I strongly advise users to avoid 1x 2.5x O2's (or clipping the 6.5x resistors to get the same).

 

1) Have a look at Mayflower electronics - US company cooperating with JDS Labs with significantly lower prices and as well significantly more customising options.

 

2) 6.5x is useless, I know it myself, I own a unit with SIP adapters and can choose my gain configuration to whatever value I want anytime.

 

a) With ODAC - Even if you use replaygain along with EQing, you won't be using anything above 2.5x unless the very extreme cases. I've tried several headphones, flagships or cheaper...

 

b) Without ODAC - Here it actually is possible to use higher gain in unusual conditions. But 6.5x? Use 1x and 4x or something like that. The rough guideline on the author's website is actually inaccurate.

 

You will get the very best performance from your amp only in 1x gain mode, its possible to find clues on DIY forums... I've carefully compared different gains and yes, with higher gain than ideal, you get subtle distortion and lost the ultimate transparency + you can get low-level hissing and other problems that some people experience. I see no reason why not go for the best.

post #1054 of 3815
Quote:
Originally Posted by RustA View Post

1) Have a look at Mayflower electronics - US company cooperating with JDS Labs with significantly lower prices and as well significantly more customising options.

Then they may be doing it merely for the joy of it. Once you've totted up manual labour, posting and admin costs, the JDS O2 is well under-priced.
Quote:
2) 6.5x is useless, I know it myself, I own a unit with SIP adapters and can choose my gain configuration to whatever value I want anytime.

It's useless to you. And I'm not seeing an argument here, merely an assertion. I've already justified myself fully and you haven't sought to address what I wrote but just repeat your own listening requirements.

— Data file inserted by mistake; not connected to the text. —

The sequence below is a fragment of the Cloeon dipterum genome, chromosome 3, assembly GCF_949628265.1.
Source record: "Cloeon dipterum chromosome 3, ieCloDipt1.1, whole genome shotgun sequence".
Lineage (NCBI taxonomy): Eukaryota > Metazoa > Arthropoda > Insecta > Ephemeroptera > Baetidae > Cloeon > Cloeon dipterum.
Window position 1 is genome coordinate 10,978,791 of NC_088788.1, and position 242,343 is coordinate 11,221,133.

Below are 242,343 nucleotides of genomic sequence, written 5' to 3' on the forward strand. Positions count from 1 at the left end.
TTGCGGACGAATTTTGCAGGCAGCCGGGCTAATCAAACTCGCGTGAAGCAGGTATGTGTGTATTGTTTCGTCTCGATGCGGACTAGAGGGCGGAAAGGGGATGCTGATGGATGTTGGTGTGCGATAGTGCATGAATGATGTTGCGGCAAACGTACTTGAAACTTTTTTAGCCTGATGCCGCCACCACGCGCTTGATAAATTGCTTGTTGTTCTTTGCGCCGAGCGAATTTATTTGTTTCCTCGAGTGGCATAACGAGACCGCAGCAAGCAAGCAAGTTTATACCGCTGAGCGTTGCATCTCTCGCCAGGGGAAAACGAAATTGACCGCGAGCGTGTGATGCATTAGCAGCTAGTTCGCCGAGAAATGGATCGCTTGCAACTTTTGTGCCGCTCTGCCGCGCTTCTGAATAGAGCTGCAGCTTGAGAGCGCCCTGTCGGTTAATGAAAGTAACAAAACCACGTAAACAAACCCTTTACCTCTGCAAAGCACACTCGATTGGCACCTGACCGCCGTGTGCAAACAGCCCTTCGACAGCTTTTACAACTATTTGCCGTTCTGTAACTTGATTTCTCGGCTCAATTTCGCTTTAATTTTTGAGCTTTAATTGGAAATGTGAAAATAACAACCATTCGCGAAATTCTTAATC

Quote:
b) Without ODAC - Here it actually is possible to use higher gain in unusual conditions. But 6.5x? Use 1x and 4x or something like that. The rough guideline on the author's website is actually inaccurate.

What unusual conditions? Using a portable player, with EQ and/or a high ohm headphone is not unusual. The designers recommendation was carefully thought through as is everything he does.
Quote:
You will get the very best performance from your amp only in 1x gain mode, its possible to find clues on DIY forums... I've carefully compared different gains and yes, with higher gain than ideal, you get subtle distortion and lost the ultimate transparency + you can get low-level hissing and other problems that some people experience. I see no reason why not go for the best.

The distortion at high gain shouldn't be possible to hear unless you have poor headphones generating their own distortion. As for noise, that will most likely be your source or an inappropriate volume level for a very sensitive headphone. The 'best performance at 1x' is academic. The real reason for 1x is to get the volume pot past 9 and safely out of the way of channel imbalance (where your source is 16bit an must be run at max digital volume). As it happens, for loud listeners 9 can be just fine with etymotics (EQ'd for more bass) and already past audible channel imbalance. So even that's often not needed. For most, setting the source's volume lower (assuming 24bit) is just fine to avoid the need for 'the snip' to get 1x.